Insurers don't have to pay for Highway 99 tunnel delays, WA Supreme Court rules
Seattle Times (WA)
Sep. 15—Insurance companies don't have to reimburse Washington state for the two years drivers couldn't use the new Highway 99 tunnel, as a result of the boring machine Bertha's stall during construction, the Washington State Supreme Court has ruled.
In a unanimous decision released Thursday morning, the justices rejected the state's argument that delays in the tunnel project were a type of physical damage that fell under the insurance policy. Justices sent the case back to lower courts for insurers, contractors and the state to argue further over other kinds of damage.
For the people of Washington state, who funded the Highway 99 tunnel project mainly through gas taxes, the results aren't clear. But so far, the state has prevailed in a separate case in which contractors sought hundreds of millions of dollars.
The world's biggest tunnel drill, named after former Seattle Mayor Bertha Knight Landes (1926 to 1928), overheated next to Pier 48 on Dec. 6, 2013, and didn't resume digging until 2016 after a massive repair effort. It then broke through next to Seattle Center in April 2017. The two-mile, double-decker tunnel opened to traffic Feb. 4, 2019.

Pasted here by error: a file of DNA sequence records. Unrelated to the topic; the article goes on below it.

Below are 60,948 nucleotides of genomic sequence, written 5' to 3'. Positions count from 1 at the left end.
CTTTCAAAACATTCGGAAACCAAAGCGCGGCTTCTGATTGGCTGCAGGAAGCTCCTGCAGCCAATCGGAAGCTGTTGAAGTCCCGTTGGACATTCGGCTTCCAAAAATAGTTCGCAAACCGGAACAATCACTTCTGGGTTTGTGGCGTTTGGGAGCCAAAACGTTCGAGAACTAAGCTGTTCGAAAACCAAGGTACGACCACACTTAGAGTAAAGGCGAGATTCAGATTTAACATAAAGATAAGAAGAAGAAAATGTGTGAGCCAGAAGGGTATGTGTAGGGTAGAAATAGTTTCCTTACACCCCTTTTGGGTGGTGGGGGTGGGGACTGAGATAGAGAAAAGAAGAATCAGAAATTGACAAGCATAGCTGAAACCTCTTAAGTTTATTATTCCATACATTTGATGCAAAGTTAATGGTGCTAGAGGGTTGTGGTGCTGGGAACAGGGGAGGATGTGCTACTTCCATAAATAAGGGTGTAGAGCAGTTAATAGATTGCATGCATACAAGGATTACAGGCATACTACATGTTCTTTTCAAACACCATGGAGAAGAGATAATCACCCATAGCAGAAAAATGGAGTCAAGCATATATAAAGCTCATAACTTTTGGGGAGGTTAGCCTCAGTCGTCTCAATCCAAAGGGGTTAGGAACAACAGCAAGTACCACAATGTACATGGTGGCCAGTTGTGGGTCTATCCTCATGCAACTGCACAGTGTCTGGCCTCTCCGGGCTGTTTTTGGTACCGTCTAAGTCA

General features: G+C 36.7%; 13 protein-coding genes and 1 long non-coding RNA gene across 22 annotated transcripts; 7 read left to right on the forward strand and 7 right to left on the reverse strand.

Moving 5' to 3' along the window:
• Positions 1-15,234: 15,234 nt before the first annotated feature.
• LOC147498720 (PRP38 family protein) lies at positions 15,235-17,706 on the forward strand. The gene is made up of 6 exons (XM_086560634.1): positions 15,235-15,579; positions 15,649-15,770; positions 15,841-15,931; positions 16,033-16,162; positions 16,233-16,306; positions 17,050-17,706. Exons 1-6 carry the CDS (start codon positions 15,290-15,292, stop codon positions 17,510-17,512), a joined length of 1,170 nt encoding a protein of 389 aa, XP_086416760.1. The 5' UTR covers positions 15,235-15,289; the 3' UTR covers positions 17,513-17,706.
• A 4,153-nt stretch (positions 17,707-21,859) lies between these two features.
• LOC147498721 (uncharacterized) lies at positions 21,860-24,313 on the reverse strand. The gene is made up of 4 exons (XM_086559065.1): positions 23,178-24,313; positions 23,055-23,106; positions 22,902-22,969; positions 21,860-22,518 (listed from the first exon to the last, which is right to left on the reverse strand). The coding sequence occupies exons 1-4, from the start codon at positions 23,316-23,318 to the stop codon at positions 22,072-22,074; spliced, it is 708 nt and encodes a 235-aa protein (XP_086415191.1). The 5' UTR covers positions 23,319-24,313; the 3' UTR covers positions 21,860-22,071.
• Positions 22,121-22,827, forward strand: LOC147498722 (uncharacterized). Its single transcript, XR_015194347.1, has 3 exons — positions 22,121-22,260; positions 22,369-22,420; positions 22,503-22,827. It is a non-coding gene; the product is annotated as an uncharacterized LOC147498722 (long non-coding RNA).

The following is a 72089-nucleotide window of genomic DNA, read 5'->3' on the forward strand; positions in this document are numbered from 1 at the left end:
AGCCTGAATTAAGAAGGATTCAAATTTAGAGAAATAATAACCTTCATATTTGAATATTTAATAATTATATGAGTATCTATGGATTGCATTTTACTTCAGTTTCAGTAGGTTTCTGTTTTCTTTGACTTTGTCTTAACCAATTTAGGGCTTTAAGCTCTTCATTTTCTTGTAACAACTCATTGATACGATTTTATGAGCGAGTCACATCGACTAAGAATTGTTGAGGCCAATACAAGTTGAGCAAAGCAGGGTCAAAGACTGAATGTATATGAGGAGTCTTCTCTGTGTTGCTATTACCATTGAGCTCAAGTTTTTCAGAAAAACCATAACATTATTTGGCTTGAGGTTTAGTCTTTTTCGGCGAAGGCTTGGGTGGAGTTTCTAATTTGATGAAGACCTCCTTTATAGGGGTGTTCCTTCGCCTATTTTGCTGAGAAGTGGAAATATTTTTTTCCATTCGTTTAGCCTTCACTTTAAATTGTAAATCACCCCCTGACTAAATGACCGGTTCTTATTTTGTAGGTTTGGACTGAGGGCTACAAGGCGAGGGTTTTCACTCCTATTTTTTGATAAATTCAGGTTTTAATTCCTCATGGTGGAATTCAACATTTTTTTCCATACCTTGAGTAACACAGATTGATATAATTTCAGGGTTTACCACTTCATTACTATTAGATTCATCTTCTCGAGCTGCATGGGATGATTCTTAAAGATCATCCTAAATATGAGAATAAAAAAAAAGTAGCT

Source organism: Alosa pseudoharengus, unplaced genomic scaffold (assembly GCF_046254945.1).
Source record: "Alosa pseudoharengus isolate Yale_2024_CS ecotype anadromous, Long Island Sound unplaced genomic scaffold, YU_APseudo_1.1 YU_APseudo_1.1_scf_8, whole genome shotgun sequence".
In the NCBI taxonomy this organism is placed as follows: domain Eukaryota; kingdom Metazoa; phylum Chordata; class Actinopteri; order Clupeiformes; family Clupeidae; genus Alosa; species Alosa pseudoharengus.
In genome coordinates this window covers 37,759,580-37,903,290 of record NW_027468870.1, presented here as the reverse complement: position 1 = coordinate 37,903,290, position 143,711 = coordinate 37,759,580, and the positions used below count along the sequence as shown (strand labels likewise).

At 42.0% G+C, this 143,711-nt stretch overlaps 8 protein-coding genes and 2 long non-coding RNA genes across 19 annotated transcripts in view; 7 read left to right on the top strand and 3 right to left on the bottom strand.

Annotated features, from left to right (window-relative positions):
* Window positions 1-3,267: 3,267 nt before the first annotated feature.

The contracting team, Seattle Tunnel Partners, sued the Washington State Department of Transportation, claiming losses as high as $600 million, and blaming the damage on a vertical steel pipe the state installed in the ground years earlier, to measure groundwater. A Thurston County Superior Court jury sided with the state, and an appeals court ruling upheld that decision. So far, taxpayers aren't on the hook for overruns.
That's where the insurance dispute figured in.
On a parallel legal track, a consortium of eight insurers refused to pay for tunnel cost overruns. They denied coverage to both STP and WSDOT, both policyholders turned adversaries. Insurers argued in 2017 that Bertha, whose rotating cutter head measured 57 feet, 3 inches diameter, was "underdimensioned" from the outset, to handle such tremendous volumes of muck. Insurers further accused STP of inventing a theory that Bertha was wrecked by a steel groundwater-monitoring pipe.
Executives for the machine's maker, Hitachi Zosen of Osaka, Japan, vehemently denied the slams at Bertha's fitness for duty, in a Seattle Times interview, while emphasizing their commitment to spend money and thousands of worker hours to finish the job. Direct parts and labor costs, to include new bearing seals, a main circular gear and tons of reinforcing steel, were estimated at around $143 million for the repairs.